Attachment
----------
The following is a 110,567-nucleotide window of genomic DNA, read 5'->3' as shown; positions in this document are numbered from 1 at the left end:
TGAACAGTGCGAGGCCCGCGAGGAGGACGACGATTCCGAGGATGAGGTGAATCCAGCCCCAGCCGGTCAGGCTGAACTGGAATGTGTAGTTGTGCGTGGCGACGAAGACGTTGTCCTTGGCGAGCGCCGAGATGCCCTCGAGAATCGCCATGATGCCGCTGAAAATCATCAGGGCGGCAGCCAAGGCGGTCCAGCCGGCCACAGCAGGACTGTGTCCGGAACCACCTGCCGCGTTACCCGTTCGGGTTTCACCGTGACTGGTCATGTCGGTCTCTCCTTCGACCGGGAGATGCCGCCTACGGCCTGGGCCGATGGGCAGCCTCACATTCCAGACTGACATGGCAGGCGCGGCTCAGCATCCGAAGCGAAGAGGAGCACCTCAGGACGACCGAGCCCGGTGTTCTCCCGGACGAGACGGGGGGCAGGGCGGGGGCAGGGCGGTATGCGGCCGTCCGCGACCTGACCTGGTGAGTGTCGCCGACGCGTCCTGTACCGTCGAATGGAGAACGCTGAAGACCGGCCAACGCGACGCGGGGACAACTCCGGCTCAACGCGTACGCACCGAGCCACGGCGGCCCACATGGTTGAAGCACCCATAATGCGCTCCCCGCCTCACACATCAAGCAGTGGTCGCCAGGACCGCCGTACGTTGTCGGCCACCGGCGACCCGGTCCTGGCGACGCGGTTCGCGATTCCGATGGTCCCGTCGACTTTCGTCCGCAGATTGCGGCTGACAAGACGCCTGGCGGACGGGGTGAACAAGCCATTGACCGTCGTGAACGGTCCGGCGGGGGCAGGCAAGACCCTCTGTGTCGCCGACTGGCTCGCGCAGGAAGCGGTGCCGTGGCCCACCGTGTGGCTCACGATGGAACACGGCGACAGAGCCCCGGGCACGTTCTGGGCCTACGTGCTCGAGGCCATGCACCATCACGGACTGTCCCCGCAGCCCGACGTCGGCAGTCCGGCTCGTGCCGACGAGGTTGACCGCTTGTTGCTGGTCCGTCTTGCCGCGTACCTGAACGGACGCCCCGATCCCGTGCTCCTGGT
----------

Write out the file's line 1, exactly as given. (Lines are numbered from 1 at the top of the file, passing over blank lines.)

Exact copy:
The following is a 110,567-nucleotide window of genomic DNA, read 5'->3' as shown; positions in this document are numbered from 1 at the left end: